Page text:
German nuclear exit 'would cost up to 2 bn euros'

Nuclear power is highly unpopular in Germany
An anti-nuclear demonstrator takes part in a protest in the German city of Munich. German Economy Minister Rainer Bruederle said Friday that a switch from nuclear power to alternative forms of energy could cost Europe's top economy up to two billion euros ($2.9 billion) per year.

German Economy Minister Rainer Bruederle said Friday that a switch from nuclear power to alternative forms of energy could cost Europe's top economy up to two billion euros ($2.9 billion) per year.

"It could be one to two billion euros," the minister told German radio, cautioning that a precise figure was "difficult to estimate."

Citing internal government projections, the Sueddeutsche Zeitung daily earlier reported the costs would be three billion euros annually. "That order of magnitude seems a little high to me," countered Bruederle.

The minister's comments came as Chancellor Angela Merkel prepared to hold talks with heads of Germany's states to discuss future energy policy in the wake of Japan's nuclear crisis.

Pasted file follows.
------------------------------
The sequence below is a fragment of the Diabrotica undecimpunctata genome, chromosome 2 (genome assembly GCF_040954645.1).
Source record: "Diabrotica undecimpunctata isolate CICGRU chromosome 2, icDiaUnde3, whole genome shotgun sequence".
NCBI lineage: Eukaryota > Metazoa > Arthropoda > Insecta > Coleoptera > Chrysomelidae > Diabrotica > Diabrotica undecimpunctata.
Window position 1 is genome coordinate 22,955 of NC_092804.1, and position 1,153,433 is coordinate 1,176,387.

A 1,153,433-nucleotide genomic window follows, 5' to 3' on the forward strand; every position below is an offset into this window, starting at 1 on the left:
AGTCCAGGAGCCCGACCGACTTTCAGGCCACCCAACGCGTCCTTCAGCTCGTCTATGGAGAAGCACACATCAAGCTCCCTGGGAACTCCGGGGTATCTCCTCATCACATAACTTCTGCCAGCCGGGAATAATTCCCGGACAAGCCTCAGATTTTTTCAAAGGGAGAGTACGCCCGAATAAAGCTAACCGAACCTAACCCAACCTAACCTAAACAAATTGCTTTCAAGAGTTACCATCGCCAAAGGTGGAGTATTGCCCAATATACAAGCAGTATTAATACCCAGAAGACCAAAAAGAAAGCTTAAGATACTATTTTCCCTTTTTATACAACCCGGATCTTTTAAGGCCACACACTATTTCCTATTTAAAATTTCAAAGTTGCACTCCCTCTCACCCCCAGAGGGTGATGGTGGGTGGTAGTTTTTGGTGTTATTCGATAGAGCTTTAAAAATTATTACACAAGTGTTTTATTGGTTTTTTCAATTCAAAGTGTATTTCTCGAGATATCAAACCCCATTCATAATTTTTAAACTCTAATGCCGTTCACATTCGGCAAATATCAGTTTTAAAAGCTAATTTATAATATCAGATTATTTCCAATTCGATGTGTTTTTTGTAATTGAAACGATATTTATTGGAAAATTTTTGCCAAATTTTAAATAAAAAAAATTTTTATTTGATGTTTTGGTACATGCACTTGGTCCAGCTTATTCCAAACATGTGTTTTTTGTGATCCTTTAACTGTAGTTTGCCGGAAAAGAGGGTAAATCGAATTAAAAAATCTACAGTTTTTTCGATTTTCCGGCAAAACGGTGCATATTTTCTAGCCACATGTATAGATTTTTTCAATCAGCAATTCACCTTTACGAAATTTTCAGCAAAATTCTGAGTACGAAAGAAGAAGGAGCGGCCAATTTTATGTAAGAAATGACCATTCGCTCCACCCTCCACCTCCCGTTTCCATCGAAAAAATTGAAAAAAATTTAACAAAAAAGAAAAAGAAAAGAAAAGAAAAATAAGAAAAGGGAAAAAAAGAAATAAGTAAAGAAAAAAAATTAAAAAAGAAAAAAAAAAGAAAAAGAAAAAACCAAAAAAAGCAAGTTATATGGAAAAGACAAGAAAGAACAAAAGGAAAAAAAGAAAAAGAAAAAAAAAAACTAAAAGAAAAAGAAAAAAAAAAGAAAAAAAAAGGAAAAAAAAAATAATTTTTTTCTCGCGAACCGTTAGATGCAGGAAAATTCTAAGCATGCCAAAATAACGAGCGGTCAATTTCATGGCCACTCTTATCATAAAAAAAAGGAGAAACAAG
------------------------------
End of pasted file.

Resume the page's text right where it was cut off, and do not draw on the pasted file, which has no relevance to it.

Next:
Merkel has said the disaster at the Fukushima plant in Japan was a turning point and announced a three-month moratorium on an earlier decision to extend the lifetime of Germany's 17 nuclear reactors.

is highly unpopular in Germany, and hundreds of thousands have taken to the streets to demand the reactors be switched off.

The and environment ministries have drawn up a joint plan for the accelerated development of , which focuses notably on .

"One thing is for sure, it's going to cost money," Bruederle said.


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(c) 2011 AFP

Citation: German nuclear exit 'would cost up to 2 bn euros' (2011, April 15) retrieved 30 November 2020 from https://phys.org/news/2011-04-german-nuclear-exit-bn-euros.html
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